"For the World Health Organization, the international entity whose sole responsibility it is to alert the world of global pandemics like this, to miss this, is a huge problem.”
U.S. Rep. Brian Fitzpatrick, during a Fox News radio interview May 5, 2020

Speaking on the Fox Across America radio show, Rep. Brian Fitzpatrick accused global health officials of failing earlier this year to warn the world about the coming coronavirus pandemic.

“For the World Health Organization, the international entity whose sole responsibility it is to alert the world of global pandemics, to miss this, is a huge problem,” Fitzpatrick, a Bucks County Republican, told radio host Jimmy Failla.

We wondered whether Fitzpatrick’s stinging criticism was fair and what exactly the WHO told the public about the coronavirus in the pandemic’s earliest days.

Fitzpatrick was referring to a Jan. 14 tweet from the WHO, which stated that “preliminary investigations conducted by the Chinese authorities have found no clear evidence of human-to-human transmission of the novel #coronavirus (2019-nCoV) identified in #Wuhan, #China.”

A timeline of events on the WHO’s website about its actions on Jan. 14 offers a different account of what the organization told the public that day, indicating deeper concern than what was reflected in the tweet.

The timeline states that on that date, a WHO official noted in a news briefing that there “may have been” limited human-to-human transmission of the coronavirus between family members and that there was “a risk of a possible outbreak.”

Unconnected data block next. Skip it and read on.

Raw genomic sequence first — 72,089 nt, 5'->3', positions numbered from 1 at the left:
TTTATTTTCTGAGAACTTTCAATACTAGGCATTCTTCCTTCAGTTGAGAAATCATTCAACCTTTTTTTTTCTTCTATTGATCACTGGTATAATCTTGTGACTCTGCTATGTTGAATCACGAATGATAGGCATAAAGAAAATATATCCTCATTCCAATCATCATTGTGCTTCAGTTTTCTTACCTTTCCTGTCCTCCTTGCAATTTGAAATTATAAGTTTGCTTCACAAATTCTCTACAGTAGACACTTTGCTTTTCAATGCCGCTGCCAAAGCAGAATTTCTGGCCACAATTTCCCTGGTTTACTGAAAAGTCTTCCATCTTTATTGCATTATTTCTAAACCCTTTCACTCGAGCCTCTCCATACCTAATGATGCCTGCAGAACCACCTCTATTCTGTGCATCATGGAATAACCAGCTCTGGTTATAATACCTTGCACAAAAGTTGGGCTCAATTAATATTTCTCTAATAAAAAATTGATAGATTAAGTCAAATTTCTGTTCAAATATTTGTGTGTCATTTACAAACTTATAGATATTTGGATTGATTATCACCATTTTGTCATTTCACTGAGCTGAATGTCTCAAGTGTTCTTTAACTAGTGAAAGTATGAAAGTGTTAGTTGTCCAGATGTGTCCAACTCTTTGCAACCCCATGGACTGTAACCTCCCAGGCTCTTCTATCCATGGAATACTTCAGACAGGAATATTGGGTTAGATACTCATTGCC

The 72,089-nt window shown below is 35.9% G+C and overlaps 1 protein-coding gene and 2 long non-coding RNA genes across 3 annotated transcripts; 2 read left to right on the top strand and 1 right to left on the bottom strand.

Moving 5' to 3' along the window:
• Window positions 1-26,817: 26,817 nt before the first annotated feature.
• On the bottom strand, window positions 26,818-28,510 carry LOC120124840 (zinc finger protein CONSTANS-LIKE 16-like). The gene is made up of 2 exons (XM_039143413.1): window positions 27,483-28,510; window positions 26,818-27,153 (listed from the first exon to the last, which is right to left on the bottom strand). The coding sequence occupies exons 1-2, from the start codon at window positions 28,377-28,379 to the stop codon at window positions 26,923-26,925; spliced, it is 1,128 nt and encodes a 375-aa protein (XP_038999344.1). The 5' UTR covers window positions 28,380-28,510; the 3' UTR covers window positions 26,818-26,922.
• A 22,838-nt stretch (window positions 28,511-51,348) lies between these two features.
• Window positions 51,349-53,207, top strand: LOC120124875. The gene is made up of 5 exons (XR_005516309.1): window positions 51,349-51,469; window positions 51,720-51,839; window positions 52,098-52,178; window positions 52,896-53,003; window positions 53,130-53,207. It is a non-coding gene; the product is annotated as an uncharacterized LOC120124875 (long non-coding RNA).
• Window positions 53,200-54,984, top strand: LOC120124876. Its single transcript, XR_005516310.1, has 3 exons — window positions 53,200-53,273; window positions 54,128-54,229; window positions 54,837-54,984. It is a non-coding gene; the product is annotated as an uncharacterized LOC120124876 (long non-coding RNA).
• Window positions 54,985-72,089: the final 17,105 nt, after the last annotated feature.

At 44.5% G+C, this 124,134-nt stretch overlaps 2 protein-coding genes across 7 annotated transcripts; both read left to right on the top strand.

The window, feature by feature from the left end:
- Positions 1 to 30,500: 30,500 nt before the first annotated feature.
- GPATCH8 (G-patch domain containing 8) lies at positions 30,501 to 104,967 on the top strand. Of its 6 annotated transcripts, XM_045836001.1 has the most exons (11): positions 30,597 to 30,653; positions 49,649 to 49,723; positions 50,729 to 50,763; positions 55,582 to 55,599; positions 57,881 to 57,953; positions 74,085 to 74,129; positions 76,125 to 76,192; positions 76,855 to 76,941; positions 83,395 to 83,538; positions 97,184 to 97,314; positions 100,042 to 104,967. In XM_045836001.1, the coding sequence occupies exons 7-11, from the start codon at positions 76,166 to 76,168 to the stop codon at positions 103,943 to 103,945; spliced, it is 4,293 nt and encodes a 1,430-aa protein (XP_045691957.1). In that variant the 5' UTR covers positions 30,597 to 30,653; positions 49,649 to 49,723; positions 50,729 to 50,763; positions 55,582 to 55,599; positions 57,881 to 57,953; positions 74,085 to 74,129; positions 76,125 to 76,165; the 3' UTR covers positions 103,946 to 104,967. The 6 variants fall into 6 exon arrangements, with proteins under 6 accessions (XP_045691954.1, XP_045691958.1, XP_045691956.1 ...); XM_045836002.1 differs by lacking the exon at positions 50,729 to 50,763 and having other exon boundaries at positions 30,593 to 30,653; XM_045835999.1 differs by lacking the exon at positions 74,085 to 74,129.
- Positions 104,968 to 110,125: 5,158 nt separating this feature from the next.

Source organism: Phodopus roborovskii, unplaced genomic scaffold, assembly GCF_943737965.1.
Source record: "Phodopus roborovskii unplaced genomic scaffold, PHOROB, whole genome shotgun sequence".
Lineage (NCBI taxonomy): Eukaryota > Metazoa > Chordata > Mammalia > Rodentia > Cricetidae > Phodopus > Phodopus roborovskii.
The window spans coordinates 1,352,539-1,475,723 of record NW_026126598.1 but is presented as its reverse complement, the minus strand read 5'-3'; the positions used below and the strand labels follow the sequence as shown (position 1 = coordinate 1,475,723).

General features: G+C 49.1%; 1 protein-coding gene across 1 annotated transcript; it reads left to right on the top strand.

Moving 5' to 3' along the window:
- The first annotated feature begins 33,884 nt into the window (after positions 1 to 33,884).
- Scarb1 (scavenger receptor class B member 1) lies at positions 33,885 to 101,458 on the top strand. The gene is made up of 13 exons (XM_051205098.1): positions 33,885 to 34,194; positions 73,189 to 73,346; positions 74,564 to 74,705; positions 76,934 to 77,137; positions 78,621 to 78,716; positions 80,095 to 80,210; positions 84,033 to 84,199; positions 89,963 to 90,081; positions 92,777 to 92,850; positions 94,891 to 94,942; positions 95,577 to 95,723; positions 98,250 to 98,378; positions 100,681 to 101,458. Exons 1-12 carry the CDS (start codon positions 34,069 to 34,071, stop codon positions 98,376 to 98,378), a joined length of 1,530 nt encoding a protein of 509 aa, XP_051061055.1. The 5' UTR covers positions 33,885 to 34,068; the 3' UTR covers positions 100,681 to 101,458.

Almost a week later, according to the timeline, WHO investigators visited Wuhan, the Chinese city where the virus is believed to have originated, and learned that there was evidence of human-to-human transmission, a major development that contradicted the Chinese government claims cited in the organization’s Jan. 14 tweet.

Another week after that, the WHO’s director-general declared the novel coronavirus outbreak a “public health emergency of international concern,” a rare designation meant to convey the extraordinary and serious nature of an unfolding health crisis.

On March 11, the WHO gave the coronavirus another ominous designation – global pandemic.

Will Kiley, a spokesperson for Fitzpatrick, said the two-month delay between the Jan. 14 tweet and the pandemic declaration justifies the congressman’s criticism, especially given evidence the virus had spread beyond China as early as Jan. 20.

The Jan. 14 tweet accurately reflects what Chinese officials told the WHO at the time — that there was no evidence of human-to-human transmission. But the group should have questioned the accuracy of China’s claim before issuing the tweet, said Amesh Adalja, a senior scholar at the Johns Hopkins Center for Health Security. He and other infectious-disease experts did.

“We didn’t believe them,” Adalja said. “It was clear to many who looked at the data that this virus wasn’t containable.”